While whole grains contain more micro-nutrients, they also contain more fat as well. What one is trying to achieve health-wise is really what should dictate the details of their diet. If you really want a wallop of micro-nutrients, you could just eat meat, as animal tissues store them in abundance. Given that many realize eating meat has its drawbacks, "eating less is better" can't always be fully accepted based on what is known through epigenetics. There are people living in poverty who easily fit the mold of "light" eaters because of circumstances beyond their control, but in poverty situations people are also often malnourished in the sense of being unhealthy, not just underweight. It may be the case for many people that because of genetic predisposition, what they've eaten in their past, or environmental conditions; no amount of "whole" foods can supply their micro-nutrient needs if the overall amount of food is low. Selective human dependance on naturally derived medicine is one example where even a "normal" amount of healthy food isn't enough, let alone a small amount.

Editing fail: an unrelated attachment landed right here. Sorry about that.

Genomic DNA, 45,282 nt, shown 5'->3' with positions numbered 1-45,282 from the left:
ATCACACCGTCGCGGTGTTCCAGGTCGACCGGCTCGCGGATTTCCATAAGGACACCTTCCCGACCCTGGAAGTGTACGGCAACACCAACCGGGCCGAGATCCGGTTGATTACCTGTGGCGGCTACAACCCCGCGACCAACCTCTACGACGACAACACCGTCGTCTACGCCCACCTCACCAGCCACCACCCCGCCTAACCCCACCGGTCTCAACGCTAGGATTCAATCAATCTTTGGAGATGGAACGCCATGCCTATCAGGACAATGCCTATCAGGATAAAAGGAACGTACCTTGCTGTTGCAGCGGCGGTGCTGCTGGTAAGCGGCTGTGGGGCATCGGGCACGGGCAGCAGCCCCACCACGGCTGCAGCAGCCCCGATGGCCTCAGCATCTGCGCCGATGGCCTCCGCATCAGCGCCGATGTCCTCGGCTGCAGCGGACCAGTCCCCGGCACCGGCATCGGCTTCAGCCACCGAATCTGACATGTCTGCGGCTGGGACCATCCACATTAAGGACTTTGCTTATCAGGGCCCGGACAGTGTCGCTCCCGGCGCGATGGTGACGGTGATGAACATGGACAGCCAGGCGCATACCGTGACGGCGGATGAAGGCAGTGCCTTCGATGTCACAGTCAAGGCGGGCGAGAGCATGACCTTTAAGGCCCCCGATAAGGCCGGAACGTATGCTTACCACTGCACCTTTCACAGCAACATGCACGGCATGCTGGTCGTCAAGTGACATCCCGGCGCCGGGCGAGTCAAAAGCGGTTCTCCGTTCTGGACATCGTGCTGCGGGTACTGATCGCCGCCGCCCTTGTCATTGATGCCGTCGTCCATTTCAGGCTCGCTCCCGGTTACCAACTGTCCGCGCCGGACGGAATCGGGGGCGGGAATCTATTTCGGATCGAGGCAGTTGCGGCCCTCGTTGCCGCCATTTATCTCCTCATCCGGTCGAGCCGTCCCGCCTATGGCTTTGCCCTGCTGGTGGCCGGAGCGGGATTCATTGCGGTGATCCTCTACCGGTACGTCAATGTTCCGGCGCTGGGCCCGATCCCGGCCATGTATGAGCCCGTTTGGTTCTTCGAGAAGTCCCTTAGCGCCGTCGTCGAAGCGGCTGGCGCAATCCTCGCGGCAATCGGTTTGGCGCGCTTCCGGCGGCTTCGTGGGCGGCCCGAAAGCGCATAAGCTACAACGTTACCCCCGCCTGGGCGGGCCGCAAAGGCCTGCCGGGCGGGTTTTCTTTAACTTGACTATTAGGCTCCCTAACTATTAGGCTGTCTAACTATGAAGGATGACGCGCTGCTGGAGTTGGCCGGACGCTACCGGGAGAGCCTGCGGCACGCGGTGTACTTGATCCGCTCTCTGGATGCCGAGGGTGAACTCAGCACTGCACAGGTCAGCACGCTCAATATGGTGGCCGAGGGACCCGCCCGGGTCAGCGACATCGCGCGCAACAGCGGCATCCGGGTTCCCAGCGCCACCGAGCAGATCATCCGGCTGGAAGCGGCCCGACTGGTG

These days I eat about 18 meals a week with 3 of them having a major meat component (chicken or fish), 4-6 of them being pizza (2-3 having a single meat topping), and the rest is a combination of whole and processed grain products (e.g. noodles, rice, flatbread, cereal) and vegetables (mostly legumes).